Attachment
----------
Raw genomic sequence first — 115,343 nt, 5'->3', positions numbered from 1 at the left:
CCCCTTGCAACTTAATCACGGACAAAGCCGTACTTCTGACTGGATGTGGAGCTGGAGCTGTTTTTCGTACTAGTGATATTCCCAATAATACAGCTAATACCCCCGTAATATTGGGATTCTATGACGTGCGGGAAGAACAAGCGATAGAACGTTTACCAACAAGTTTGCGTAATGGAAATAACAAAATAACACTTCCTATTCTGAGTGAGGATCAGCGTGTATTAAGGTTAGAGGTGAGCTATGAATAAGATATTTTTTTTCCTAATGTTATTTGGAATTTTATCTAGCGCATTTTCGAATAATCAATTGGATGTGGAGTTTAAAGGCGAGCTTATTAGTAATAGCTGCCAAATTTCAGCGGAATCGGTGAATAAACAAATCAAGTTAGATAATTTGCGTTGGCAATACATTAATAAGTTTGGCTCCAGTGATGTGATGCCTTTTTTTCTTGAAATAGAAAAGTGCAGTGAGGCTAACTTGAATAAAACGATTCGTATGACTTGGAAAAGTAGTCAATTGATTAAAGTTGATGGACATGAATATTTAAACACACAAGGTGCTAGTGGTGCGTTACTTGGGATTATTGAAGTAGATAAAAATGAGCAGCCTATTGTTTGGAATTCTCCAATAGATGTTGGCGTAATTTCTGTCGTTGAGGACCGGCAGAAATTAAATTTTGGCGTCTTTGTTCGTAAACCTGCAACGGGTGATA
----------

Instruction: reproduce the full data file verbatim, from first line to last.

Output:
Raw genomic sequence first — 115,343 nt, 5'->3', positions numbered from 1 at the left:
CCCCTTGCAACTTAATCACGGACAAAGCCGTACTTCTGACTGGATGTGGAGCTGGAGCTGTTTTTCGTACTAGTGATATTCCCAATAATACAGCTAATACCCCCGTAATATTGGGATTCTATGACGTGCGGGAAGAACAAGCGATAGAACGTTTACCAACAAGTTTGCGTAATGGAAATAACAAAATAACACTTCCTATTCTGAGTGAGGATCAGCGTGTATTAAGGTTAGAGGTGAGCTATGAATAAGATATTTTTTTTCCTAATGTTATTTGGAATTTTATCTAGCGCATTTTCGAATAATCAATTGGATGTGGAGTTTAAAGGCGAGCTTATTAGTAATAGCTGCCAAATTTCAGCGGAATCGGTGAATAAACAAATCAAGTTAGATAATTTGCGTTGGCAATACATTAATAAGTTTGGCTCCAGTGATGTGATGCCTTTTTTTCTTGAAATAGAAAAGTGCAGTGAGGCTAACTTGAATAAAACGATTCGTATGACTTGGAAAAGTAGTCAATTGATTAAAGTTGATGGACATGAATATTTAAACACACAAGGTGCTAGTGGTGCGTTACTTGGGATTATTGAAGTAGATAAAAATGAGCAGCCTATTGTTTGGAATTCTCCAATAGATGTTGGCGTAATTTCTGTCGTTGAGGACCGGCAGAAATTAAATTTTGGCGTCTTTGTTCGTAAACCTGCAACGGGTGATA